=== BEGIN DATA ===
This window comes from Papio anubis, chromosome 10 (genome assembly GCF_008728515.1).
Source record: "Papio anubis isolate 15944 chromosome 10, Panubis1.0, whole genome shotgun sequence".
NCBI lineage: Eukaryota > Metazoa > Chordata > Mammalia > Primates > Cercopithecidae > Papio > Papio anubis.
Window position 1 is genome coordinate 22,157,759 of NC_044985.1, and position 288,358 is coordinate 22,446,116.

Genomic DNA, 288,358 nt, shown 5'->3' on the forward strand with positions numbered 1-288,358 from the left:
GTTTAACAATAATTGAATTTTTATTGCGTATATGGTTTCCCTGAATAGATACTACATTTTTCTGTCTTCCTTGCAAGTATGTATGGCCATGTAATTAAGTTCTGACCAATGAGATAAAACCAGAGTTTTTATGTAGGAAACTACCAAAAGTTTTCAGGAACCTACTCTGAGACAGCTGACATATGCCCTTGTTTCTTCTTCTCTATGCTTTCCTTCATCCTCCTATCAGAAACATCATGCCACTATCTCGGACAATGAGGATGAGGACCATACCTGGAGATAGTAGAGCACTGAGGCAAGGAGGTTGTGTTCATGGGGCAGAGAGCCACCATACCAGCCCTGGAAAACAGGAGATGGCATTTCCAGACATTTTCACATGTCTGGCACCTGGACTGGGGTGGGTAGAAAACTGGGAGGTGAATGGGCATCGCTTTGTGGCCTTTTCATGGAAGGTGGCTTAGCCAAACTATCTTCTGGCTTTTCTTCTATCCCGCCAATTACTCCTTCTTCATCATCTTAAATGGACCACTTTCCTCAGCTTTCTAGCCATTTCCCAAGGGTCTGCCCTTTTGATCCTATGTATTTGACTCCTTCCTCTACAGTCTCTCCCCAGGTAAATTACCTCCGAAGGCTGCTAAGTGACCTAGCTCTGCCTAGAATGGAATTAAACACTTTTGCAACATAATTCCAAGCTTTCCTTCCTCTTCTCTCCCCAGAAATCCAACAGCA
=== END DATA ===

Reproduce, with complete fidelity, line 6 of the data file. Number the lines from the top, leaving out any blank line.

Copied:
GTTTAACAATAATTGAATTTTTATTGCGTATATGGTTTCCCTGAATAGATACTACATTTTTCTGTCTTCCTTGCAAGTATGTATGGCCATGTAATTAAGTTCTGACCAATGAGATAAAACCAGAGTTTTTATGTAGGAAACTACCAAAAGTTTTCAGGAACCTACTCTGAGACAGCTGACATATGCCCTTGTTTCTTCTTCTCTATGCTTTCCTTCATCCTCCTATCAGAAACATCATGCCACTATCTCGGACAATGAGGATGAGGACCATACCTGGAGATAGTAGAGCACTGAGGCAAGGAGGTTGTGTTCATGGGGCAGAGAGCCACCATACCAGCCCTGGAAAACAGGAGATGGCATTTCCAGACATTTTCACATGTCTGGCACCTGGACTGGGGTGGGTAGAAAACTGGGAGGTGAATGGGCATCGCTTTGTGGCCTTTTCATGGAAGGTGGCTTAGCCAAACTATCTTCTGGCTTTTCTTCTATCCCGCCAATTACTCCTTCTTCATCATCTTAAATGGACCACTTTCCTCAGCTTTCTAGCCATTTCCCAAGGGTCTGCCCTTTTGATCCTATGTATTTGACTCCTTCCTCTACAGTCTCTCCCCAGGTAAATTACCTCCGAAGGCTGCTAAGTGACCTAGCTCTGCCTAGAATGGAATTAAACACTTTTGCAACATAATTCCAAGCTTTCCTTCCTCTTCTCTCCCCAGAAATCCAACAGCA